Ride-Hailing Apps Surpass Regular Taxis In NYC

It has been six years since Uber drivers started roaming the streets of New York. From that day on, drivers of the notorious yellow cabs, an icon of Manhattan and the rest of the Big Apple for the past century, lived in constant fear of becoming obsolete.

And, as Statista's Patrick Wagner reports, Uber and other Ride-Hailing apps such as Lyft, Juno or Via are in the fast lane when it comes to the total number of pickups whilst the city’s green and yellow cabs’ share on the streets is steadily declining.

Infographic: Ride-Hailing Apps Surpass Regular Taxis in NYC | Statista

You will find more infographics at Statista

By February 2017 app-based mobility providers outstripped classic cabs in New York and by November of the same year Uber alone managed to pick up more passengers than Taxis.

In the future, the New York landscape might lack the famous yellow cabs coloring its streets.

Comments

Stu Elsample JoeJitsu Tue, 04/10/2018 - 23:22 Permalink

The general consensus is that taxi drivers...especially the foreigners.. are filthy, stinky and very rude.

I once rode a cab to work, and when we arrived on the premises i told the driver to let me out by the entrance. His reply was that he had to turn around. He made a long trip through the employee parking lot to get turned around. In that time the meter racked up another dime (that tells you how long ago it happened..early '80s). When he stopped he told me to pay the amount showing on the meter. I told him that I'd pay what was on the meter when the cab got to where i asked him to stop. He refused to accept one dime less. I paid the final amount as i told him what a stupid fuck he was because his stunt cost him a $3 tip.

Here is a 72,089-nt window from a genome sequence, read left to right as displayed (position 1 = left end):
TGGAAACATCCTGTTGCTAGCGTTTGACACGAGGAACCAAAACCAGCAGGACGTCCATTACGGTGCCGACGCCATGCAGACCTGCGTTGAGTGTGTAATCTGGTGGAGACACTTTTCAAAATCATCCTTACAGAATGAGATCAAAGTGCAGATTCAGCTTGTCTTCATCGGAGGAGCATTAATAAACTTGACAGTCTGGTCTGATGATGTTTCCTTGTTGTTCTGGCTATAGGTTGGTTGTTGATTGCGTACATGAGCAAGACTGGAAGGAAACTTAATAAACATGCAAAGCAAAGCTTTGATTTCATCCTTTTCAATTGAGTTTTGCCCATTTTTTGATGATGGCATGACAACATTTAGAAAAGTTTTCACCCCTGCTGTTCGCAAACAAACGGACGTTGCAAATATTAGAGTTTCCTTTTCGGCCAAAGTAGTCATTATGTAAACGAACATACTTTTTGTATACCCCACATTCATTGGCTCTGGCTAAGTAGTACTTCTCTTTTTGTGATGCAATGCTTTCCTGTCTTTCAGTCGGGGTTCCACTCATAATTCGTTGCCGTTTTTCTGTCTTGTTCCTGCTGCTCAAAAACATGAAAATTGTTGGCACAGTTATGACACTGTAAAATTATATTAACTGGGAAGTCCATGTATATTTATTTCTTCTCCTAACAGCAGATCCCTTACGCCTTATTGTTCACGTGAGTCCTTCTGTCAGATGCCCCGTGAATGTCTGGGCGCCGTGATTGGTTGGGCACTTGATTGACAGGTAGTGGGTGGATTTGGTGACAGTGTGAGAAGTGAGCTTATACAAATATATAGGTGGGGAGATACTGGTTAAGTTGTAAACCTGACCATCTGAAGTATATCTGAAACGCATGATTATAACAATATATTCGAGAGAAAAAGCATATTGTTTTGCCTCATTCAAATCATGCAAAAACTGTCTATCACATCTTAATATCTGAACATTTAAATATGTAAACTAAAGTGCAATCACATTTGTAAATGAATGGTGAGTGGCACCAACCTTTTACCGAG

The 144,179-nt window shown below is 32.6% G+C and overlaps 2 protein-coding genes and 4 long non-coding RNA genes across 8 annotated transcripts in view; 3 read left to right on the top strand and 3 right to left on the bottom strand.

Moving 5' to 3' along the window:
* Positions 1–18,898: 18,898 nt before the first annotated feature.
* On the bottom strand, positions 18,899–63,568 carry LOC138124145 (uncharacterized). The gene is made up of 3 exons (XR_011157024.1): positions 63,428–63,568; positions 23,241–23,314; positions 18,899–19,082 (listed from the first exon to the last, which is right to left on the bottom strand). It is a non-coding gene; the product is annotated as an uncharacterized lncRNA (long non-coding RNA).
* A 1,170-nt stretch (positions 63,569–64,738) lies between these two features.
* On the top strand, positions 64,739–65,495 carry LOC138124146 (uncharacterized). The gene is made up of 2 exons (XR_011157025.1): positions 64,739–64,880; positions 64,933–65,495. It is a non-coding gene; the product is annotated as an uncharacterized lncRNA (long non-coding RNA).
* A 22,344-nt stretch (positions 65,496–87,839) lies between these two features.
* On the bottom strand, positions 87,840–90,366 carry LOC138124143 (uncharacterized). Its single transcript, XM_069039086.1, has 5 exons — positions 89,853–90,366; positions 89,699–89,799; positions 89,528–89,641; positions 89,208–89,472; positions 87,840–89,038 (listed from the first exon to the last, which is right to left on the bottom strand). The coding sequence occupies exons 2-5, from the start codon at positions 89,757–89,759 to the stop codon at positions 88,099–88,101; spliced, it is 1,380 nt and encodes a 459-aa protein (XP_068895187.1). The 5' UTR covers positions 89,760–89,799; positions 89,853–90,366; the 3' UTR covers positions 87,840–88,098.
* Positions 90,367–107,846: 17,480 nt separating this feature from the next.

In reply to by JoeJitsu

Harry Lightning Stu Elsample Wed, 04/11/2018 - 01:28 Permalink

You're a cheap Jew bastard to deprive the guy a $3 tip over a fucking dime. You should be ashamed to even tell that story. Not for nuthin, but that driver did not want to do the run through the parking lot for just an extra dime, he would have made about 15 times more money getting you out of the cab and dropping the meter for a new client. And he probably had to make the trip through the parking lot to avoid an illegal turn or other illegal driving move, for which the New York City cops are always on the lookout for as the cabs are prey for the cops.

In reply to by Stu Elsample

Harry Lightning wee-weed up Wed, 04/11/2018 - 01:40 Permalink

The internet did not do this to the cabs, the government did. The taxis had a contract with the city government to buy a taxi franchise from them on the condition that there would be a limited number of franchises ever available. Then the government changed the rules in the 1980s to allow limos and private cars to operate if they were called in advance of the ride by the client. That breakthrough has developed further when clients could order private cars by internet, which still required clients to open accounts with private car services but was easier to use than phone. This was especially cogent when a generation of young people evolved who would rather use their telephone internet access to communicate than use a telephone.